ST. AUGUSTINE, Fla. - After a 2-year-old was dragged into a Disney resort lagoon by an alligator and killed Tuesday, local parents expressed concern about the safety of their loved ones around water.
The Florida Fish and Wildlife Conservation Commission estimates there are over one million alligators in Florida, but officials said gators are naturally afraid of humans and that the Disney incident is a rare occurrence.
The FWC reports Florida averages only about seven unprovoked bites per year that require serious medical attention.
"More people are killed by white-tailed deer and golf balls than they are alligators in this state, so this is not a thing you should lay awake at night worrying about,” said John Brueggen, director of the St. Augustine Alligator Farm.
Nevertheless, visitors at the Alligator Farm said they were on high alert Wednesday.
"Just try not to get too close unless there's an adult with you. I make sure they know the guidelines on tours and to listen and watch,” Sultona Crawford said.
Brueggen said most times gators are difficult to spot in the wild, especially in dark, murky water.
"Alligators don't show much,” he explained. “They're like an iceberg, so the head, the eyes are showing, but everything else is hidden."
The deputy director of animal care at the Jacksonville Zoo said gators are very opportunistic.
"Don't assume that there's not a gator in a body of water, whether it's a water feature on a golf course or slow moving stream or a lake,” Dan Maloney said. "This time of the year, gators are going to be at their most active. They derive their energy from the sun, so reptiles are going to be more active when it's warm out. They're going to be a lot hungrier. They're going to be a lot more reactive."
Experts said gators:
- Are most active between dusk and dawn, so stay out of the water at night.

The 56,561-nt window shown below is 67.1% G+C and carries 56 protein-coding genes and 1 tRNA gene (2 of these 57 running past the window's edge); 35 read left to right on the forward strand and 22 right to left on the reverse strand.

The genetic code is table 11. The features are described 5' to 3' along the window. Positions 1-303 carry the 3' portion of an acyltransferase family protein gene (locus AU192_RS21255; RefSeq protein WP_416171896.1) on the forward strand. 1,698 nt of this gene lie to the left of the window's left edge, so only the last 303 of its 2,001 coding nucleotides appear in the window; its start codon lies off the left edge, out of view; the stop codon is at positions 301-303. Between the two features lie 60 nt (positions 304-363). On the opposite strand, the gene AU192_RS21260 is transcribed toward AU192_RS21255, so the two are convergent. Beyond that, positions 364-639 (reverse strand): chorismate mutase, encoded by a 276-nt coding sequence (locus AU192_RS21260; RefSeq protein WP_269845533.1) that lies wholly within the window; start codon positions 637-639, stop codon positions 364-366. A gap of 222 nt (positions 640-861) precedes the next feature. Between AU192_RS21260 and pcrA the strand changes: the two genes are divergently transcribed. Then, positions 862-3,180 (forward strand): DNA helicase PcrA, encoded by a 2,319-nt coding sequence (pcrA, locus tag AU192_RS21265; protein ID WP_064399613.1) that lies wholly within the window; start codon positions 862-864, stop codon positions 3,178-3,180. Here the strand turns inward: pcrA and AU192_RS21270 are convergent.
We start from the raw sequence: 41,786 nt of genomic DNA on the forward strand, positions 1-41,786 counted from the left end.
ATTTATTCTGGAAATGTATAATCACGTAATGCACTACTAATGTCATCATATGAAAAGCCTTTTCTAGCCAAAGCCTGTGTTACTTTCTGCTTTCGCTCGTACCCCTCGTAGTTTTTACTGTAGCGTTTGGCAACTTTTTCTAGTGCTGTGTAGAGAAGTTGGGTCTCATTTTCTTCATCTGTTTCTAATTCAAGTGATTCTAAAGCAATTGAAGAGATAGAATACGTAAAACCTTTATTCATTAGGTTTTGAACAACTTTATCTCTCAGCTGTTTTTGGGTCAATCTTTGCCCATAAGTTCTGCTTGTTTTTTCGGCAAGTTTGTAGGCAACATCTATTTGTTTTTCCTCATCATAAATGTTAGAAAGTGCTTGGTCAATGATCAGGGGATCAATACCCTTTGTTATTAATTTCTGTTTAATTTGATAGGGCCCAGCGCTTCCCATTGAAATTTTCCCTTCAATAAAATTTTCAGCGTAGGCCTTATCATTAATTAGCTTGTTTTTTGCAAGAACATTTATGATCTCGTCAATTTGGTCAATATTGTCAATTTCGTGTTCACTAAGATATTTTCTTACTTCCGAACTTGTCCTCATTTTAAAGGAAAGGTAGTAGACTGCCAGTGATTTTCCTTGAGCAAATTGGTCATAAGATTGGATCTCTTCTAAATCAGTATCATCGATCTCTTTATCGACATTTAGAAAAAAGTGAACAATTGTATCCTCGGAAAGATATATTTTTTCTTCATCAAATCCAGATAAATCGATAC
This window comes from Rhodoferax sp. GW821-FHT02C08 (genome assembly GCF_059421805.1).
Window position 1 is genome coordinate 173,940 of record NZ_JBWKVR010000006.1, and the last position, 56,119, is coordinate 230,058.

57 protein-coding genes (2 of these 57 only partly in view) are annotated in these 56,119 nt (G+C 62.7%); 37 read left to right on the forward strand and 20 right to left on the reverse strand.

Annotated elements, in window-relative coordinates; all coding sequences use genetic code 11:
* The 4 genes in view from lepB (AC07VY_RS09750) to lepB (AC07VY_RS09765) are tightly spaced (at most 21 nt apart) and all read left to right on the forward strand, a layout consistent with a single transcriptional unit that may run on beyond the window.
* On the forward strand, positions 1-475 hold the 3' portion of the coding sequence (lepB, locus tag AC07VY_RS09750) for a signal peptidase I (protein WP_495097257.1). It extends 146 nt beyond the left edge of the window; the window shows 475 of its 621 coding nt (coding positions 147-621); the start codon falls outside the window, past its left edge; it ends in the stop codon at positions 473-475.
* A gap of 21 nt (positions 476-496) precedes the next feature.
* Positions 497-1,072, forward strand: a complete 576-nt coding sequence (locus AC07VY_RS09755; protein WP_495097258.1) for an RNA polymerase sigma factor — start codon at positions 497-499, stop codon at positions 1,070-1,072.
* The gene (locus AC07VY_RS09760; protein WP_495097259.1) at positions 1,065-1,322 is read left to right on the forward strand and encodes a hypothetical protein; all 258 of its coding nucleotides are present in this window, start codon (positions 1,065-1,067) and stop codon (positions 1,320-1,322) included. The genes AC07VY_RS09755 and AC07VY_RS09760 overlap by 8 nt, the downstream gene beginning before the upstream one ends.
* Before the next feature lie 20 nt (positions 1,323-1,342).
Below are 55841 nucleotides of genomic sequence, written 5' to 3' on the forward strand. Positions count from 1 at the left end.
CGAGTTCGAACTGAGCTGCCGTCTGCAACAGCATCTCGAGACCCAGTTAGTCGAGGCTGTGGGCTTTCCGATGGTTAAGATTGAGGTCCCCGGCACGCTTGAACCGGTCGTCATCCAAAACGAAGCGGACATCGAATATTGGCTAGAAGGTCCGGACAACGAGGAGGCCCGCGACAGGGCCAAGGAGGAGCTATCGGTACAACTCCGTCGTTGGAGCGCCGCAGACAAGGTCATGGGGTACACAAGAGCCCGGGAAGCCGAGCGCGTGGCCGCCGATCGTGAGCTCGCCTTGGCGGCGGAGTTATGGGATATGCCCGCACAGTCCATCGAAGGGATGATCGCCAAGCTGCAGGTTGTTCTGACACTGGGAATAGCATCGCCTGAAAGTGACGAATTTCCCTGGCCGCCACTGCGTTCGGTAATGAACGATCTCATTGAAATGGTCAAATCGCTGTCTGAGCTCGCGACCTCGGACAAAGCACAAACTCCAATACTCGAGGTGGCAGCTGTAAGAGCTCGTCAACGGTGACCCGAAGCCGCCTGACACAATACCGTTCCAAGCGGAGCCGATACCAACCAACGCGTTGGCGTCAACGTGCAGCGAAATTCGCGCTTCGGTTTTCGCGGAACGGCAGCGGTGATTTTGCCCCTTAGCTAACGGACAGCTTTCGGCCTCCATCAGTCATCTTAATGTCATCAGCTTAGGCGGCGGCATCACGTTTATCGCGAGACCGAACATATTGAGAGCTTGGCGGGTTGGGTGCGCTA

- Prefer fresh or brackish water.
- Have a powerful bite force, no matter their size
"It's like the equivalent of a pickup truck sitting on their jaws, holding it shut,” Brueggen said.
Florida alligator bites in past decadeFlorida Fish and Wildlife Conservation Commission data on unprovoked bites of humans by wild alligators. Major bites are those in which resulted in a death or the victims' injuries required medical care beyond first aids. Minor bites caused superficial injuries that required no treatment or only first aid.
People that work with alligators said an attack is not something most people can prepare for.
"It's really hard to say how these parents should have reacted,” Brueggen said. “I think I would have reacted the same way, going in the water after my child and doing whatever I can to get my child back."
But experts said it's important to not only know one's surroundings and keep an eye on loved ones, but to educate them, too.
Zach Sharpe said he takes that advice to heart.
"We warn him when we see the alligators, when we see the crocodiles, you can't touch them. They can hurt you,” Sharpe said.
If you find yourself in a confrontation with a gator, the best thing to do is fight back.
"The people who have gotten away have had some success at poking in their eyes. Their eyes are delicate,” Brueggen said. “They do go down inside their skull, but if you're grabbed by an alligator, if you give it everything you can to really poke their eyes, you may have them get upset enough to let go."
Maloney said it's also important to try to stay out of the water.
"Try your best not to get pulled into the water, because in those circumstances, they're going to have a great advantage over you,” Maloney said.
Gator experts also reminded the public to never feed or entice the animals. That behavior is both dangerous and illegal.
If you encounter an alligator that poses a threat to people or property, call FWC's Nuisance Alligator Hotline at 1-866-FWC-GATOR. The agency will evaluate your complaint, and if warranted will send a trapper to remove the animal.
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